Mechanism of Arsenic Removal From Water by Interaction with Cactus Mucilage

Thursday, November 11, 2010: 4:05 PM
Grand Ballroom A (Marriott Downtown)
Dawn I. Fox1, Thomas Pichler2, Daniel H. Yeh3 and Norma A. Alcantar1, (1)Chemical & Biomedical Engineering, University of South Florida, Tampa, FL, (2)Geosciences, University of Bremen, Bremen, Germany, (3)Civil & Environmental Engineering, University of South Florida, Tampa, FL

Arsenic contamination of groundwater and the consequent health issues in exposed populations remains a global public health and environmental crisis. The communities worst affected by chronic arsenic exposure are in the developing world where, in some instances, access to conventional water treatment facilities is limited or non-existent. This has fueled research into innovative methods to remove arsenic from drinking water which would be accessible to and sustainable in developing communities. Cactus mucilage is an extract from the Opuntia ficus-indica (also known as Nopal and Prickly Pear cactus). The mucilage is a natural flocculant and has shown an interaction with arsenic which can be harnessed to remove these arsenic species from drinking water. In previous work, the mucilage from Opuntia ficus-indica (also known as Nopal and Prickly Pear) has been shown to interact with arsenate through the use of carbonyl and carboxyl functional groups on the carbohydrate polymer. In this work, we seek to determine the removal mechanisms by comparing macroscopic experiments with molecular level spectroscopic methods. Time-resolved FTIR was used to monitor the kinetics of the interaction between cactus mucilage and arsenate. The effects of solution pH, ionic strength and mucilage fraction were examined. The findings suggest that charge mediation through pH manipulation is a control variable for the interaction, indicating that pH control will optimize water treatment using this material.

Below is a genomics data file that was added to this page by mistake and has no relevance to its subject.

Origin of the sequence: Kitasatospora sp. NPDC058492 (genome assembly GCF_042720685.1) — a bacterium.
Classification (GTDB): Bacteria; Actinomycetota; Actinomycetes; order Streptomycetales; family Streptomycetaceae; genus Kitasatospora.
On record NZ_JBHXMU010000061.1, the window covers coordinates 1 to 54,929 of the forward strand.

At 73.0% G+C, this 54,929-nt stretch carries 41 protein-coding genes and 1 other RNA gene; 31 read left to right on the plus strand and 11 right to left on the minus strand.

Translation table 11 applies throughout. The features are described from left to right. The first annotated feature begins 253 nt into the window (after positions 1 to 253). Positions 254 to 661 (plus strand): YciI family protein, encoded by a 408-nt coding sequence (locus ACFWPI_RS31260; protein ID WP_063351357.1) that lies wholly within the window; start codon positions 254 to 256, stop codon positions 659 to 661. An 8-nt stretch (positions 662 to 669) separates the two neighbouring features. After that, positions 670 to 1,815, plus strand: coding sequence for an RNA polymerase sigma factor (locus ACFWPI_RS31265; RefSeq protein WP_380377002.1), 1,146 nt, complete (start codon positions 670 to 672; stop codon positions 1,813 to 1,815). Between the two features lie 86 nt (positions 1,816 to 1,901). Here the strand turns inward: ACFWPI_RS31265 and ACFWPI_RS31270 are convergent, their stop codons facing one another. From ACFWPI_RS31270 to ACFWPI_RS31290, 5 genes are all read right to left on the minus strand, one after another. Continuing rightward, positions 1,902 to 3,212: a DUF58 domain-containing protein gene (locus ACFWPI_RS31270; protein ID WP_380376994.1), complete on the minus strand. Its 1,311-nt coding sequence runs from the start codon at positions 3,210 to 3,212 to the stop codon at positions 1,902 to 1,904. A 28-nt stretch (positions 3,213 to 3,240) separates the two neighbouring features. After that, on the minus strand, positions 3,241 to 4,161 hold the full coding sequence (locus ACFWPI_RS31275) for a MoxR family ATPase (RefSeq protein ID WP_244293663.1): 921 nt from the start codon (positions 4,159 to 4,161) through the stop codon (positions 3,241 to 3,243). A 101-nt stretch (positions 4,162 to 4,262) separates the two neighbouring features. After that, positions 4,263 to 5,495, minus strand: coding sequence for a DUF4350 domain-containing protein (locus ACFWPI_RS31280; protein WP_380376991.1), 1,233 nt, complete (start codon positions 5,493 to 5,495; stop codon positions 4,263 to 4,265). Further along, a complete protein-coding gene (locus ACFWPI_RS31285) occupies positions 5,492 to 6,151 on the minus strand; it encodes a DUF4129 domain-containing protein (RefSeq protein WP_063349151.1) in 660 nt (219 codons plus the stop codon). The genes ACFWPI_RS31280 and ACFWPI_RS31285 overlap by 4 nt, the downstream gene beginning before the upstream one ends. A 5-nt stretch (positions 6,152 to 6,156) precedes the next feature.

Extended Abstract: File Not Uploaded